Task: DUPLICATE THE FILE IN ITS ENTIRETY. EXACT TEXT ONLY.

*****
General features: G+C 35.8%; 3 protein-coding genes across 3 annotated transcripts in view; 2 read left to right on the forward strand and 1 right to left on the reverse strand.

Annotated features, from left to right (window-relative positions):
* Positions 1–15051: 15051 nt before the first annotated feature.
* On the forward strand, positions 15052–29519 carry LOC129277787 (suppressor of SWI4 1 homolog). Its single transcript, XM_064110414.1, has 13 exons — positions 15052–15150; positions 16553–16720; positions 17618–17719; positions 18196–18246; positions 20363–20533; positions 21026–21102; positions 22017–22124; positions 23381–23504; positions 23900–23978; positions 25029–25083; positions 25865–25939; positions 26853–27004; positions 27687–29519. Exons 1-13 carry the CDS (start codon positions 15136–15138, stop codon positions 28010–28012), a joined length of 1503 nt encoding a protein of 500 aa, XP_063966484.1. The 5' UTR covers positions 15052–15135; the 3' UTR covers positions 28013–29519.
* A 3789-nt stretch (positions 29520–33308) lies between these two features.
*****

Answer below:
General features: G+C 35.8%; 3 protein-coding genes across 3 annotated transcripts in view; 2 read left to right on the forward strand and 1 right to left on the reverse strand.

Annotated features, from left to right (window-relative positions):
* Positions 1–15051: 15051 nt before the first annotated feature.
* On the forward strand, positions 15052–29519 carry LOC129277787 (suppressor of SWI4 1 homolog). Its single transcript, XM_064110414.1, has 13 exons — positions 15052–15150; positions 16553–16720; positions 17618–17719; positions 18196–18246; positions 20363–20533; positions 21026–21102; positions 22017–22124; positions 23381–23504; positions 23900–23978; positions 25029–25083; positions 25865–25939; positions 26853–27004; positions 27687–29519. Exons 1-13 carry the CDS (start codon positions 15136–15138, stop codon positions 28010–28012), a joined length of 1503 nt encoding a protein of 500 aa, XP_063966484.1. The 5' UTR covers positions 15052–15135; the 3' UTR covers positions 28013–29519.
* A 3789-nt stretch (positions 29520–33308) lies between these two features.